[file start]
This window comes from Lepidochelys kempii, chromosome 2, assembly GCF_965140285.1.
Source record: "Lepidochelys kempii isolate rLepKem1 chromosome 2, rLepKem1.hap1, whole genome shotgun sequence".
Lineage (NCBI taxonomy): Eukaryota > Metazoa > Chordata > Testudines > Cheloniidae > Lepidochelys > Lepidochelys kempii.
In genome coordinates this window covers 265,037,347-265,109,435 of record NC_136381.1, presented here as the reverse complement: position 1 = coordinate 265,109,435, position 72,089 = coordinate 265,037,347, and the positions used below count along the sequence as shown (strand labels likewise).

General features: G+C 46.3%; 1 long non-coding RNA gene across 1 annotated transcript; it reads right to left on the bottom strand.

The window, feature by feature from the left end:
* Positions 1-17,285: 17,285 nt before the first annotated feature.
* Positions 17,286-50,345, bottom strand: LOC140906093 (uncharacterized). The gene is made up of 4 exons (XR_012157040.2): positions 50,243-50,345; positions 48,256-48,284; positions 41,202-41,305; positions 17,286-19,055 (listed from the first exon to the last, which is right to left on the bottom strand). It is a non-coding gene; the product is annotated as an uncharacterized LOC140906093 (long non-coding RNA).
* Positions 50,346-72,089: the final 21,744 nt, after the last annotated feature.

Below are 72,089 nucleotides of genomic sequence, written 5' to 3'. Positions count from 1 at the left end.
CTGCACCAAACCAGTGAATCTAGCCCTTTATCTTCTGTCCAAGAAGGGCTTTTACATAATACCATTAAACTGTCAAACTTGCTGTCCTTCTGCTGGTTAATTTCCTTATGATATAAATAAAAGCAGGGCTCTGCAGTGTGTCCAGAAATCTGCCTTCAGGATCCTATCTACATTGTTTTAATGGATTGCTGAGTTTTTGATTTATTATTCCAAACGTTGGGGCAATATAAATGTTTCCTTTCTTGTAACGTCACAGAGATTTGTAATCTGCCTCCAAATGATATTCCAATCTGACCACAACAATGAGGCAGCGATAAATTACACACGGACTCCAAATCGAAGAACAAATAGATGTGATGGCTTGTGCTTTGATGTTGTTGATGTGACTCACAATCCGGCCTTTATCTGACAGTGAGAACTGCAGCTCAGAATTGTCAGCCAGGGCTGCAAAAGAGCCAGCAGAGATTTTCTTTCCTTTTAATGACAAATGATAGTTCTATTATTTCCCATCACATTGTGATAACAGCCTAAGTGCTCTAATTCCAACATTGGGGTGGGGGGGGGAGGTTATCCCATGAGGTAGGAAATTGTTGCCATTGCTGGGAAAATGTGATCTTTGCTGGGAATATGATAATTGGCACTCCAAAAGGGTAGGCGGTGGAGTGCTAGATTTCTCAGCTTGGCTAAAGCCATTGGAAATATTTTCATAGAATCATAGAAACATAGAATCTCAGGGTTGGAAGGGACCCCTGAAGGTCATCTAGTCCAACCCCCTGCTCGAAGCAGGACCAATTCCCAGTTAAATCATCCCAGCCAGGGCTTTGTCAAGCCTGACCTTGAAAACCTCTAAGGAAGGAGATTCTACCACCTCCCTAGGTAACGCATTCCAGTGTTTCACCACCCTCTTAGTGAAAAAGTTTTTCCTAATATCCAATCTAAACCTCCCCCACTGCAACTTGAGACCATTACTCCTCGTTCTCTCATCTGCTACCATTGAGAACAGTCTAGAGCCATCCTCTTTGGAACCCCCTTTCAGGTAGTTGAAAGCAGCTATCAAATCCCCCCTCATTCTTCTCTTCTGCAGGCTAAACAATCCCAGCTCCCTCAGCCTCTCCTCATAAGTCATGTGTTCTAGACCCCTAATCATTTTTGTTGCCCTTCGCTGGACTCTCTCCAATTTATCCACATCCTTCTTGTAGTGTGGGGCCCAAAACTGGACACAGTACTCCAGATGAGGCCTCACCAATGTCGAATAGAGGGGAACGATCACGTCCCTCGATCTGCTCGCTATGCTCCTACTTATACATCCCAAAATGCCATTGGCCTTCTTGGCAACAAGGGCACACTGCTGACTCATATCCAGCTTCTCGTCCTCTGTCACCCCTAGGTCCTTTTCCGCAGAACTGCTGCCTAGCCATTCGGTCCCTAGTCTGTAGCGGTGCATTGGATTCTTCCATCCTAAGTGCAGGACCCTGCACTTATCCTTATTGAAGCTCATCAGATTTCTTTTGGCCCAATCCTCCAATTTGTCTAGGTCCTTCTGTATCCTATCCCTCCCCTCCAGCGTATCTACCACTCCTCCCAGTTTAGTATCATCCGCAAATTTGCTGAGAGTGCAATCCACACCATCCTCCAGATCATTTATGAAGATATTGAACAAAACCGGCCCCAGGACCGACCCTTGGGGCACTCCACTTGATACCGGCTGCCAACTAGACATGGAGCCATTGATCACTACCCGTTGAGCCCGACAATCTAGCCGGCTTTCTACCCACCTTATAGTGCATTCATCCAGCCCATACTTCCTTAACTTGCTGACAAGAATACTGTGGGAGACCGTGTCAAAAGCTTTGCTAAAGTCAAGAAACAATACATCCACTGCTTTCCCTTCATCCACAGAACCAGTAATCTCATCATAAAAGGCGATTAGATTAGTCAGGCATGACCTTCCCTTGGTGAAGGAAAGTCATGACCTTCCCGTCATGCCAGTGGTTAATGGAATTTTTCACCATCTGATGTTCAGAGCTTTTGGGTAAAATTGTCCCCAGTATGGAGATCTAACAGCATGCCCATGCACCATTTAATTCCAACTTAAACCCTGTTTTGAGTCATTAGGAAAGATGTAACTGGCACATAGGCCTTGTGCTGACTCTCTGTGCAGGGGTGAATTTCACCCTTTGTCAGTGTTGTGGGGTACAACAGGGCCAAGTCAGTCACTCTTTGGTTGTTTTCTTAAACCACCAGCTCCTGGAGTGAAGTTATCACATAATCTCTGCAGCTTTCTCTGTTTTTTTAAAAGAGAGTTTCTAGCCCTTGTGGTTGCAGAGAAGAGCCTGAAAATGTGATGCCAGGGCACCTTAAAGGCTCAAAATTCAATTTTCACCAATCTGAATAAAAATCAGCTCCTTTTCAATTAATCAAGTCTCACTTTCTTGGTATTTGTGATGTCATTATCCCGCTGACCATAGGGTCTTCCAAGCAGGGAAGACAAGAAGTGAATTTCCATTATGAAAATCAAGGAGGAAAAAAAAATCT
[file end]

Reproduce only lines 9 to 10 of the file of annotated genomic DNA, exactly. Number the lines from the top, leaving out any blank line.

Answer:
* Positions 50,346-72,089: the final 21,744 nt, after the last annotated feature.

Below are 72,089 nucleotides of genomic sequence, written 5' to 3'. Positions count from 1 at the left end.